Document Type : Full Paper
Former graduate Student, Associate Professor, University College of Agriculture and Natural Resours, University of Tehran, Tehran, Iran
Professor, University College of Agriculture and Natural Resours, University of Tehran, Tehran, Iran
Associate Professor, University College of Agriculture and Natural Resours, University of Tehran, Tehran, Iran
Assistant Professor, Ornamental Plant Reserch Station of Lahijan, Iran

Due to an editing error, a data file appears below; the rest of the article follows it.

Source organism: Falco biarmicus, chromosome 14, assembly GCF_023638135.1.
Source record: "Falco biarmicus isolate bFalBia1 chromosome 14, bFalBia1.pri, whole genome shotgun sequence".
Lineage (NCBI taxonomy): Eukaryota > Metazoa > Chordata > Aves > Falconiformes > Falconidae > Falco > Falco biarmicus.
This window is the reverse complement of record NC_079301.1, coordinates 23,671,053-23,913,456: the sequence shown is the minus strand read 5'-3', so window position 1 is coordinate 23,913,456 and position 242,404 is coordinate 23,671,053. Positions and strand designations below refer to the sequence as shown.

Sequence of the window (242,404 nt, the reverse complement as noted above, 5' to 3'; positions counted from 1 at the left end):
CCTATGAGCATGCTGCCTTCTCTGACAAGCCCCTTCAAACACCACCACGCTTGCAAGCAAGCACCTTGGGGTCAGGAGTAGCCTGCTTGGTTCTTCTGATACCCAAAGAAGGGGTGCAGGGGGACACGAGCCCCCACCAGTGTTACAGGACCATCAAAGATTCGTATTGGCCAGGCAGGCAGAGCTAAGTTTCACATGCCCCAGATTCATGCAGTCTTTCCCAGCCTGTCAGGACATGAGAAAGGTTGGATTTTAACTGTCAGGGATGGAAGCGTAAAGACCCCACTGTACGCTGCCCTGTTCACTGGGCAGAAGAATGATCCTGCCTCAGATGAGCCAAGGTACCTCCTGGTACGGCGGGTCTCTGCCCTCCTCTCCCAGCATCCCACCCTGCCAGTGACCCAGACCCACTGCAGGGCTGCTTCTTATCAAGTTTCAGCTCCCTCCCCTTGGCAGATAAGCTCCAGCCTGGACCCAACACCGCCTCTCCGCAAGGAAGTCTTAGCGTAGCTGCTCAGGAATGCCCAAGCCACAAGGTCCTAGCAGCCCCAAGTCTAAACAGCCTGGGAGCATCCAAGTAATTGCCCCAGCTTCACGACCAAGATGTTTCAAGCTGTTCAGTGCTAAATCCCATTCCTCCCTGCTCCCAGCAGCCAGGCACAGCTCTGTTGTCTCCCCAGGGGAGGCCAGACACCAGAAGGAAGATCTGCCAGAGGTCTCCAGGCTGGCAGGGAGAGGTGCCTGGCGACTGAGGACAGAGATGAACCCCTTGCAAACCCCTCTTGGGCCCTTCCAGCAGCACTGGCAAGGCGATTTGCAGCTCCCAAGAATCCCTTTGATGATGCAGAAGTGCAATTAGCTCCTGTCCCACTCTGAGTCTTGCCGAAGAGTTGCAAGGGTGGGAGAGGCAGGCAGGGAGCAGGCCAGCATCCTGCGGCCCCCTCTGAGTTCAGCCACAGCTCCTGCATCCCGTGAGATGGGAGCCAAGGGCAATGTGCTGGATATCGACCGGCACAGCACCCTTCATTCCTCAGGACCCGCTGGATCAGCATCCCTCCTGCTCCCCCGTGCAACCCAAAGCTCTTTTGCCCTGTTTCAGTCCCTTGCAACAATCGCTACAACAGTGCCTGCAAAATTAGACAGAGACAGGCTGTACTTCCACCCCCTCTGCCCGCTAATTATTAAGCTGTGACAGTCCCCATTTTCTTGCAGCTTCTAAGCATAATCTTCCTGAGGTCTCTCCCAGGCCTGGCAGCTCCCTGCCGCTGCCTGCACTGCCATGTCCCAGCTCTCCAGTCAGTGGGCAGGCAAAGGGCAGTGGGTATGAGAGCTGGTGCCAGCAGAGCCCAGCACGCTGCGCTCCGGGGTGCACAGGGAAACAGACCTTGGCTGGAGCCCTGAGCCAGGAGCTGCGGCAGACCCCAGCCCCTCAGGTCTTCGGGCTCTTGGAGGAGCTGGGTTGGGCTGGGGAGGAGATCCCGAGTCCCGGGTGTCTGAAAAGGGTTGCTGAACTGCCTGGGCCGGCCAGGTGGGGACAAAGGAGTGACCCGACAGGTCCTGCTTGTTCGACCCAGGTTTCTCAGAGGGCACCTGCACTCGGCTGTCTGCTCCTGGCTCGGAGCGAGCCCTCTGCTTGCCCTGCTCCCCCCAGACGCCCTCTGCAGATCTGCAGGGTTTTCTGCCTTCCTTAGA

Lily (Lilium L.) is a perennial plant of Liliaceae family ranking as one of the three top bulbaceous flowers of floriculture industry due to its large and attractive flowers. Susan-e-Chelcheragh (Lilium ledebourii (Baker) Boiss.) is the rarest species of the genus naturally occuring only in some limited parts of Iran including Damash, Kalardasht, Asalem, Kojur, Dorfak, Ardebil and in one part of Azerbaijan Republic, namely Lankaran. Kojur region was first recognized throughout this research with no report having previously proved the existence of this plant in this region. This species, which benefits from a great potential of development as an ornamental plant, is presently and unfortunately faced with the risk of species loss. Agro-morphological evaluation of wild relatives of crop plants as valuable genetic pools, beside an accurate estimate of the level and distribution pattern of their genetic diversity, provide information useful not only for the establishment of effective conservation strategies, but also for future breeding programs. Therefore, the present study was aimed at evaluating different populations of L. ledebourii, employing agro-morphological characteristics and multivariate analyses. The results indicated that there existed considerable variations among the studied characteristics which can be taken into account for the selection of plants of desirable traits. In addition, high and significant correlation coefficients were observed between most of the assessed characters with the highest value (r=0.930) recorded between plant height and stem diameter. Factor analysis led to an identification of characters with high degrees of discrimination, in which the most effective ones were gathered in some five major factors that explained 81.13% of the total variance. On the other hand, cluster analysis led to classification of genotypes in question into different groups which corresponded mainly to their geographical origins. Plotting of the studied genotypes in three dimensions by use of three main factors resulted in formation of two main groups and five sub-groups in agreement with the results of cluster analysis in most cases. Finally, the eight different populations were grouped into two main clusters including cultivated Dorfak, Ardebil and Damash plants as well as wild growing plants of Kojur, as against the wild populations of Ardebil, Damash, Kalardasht and Asalem as judged through the results obtained from cluster analysis.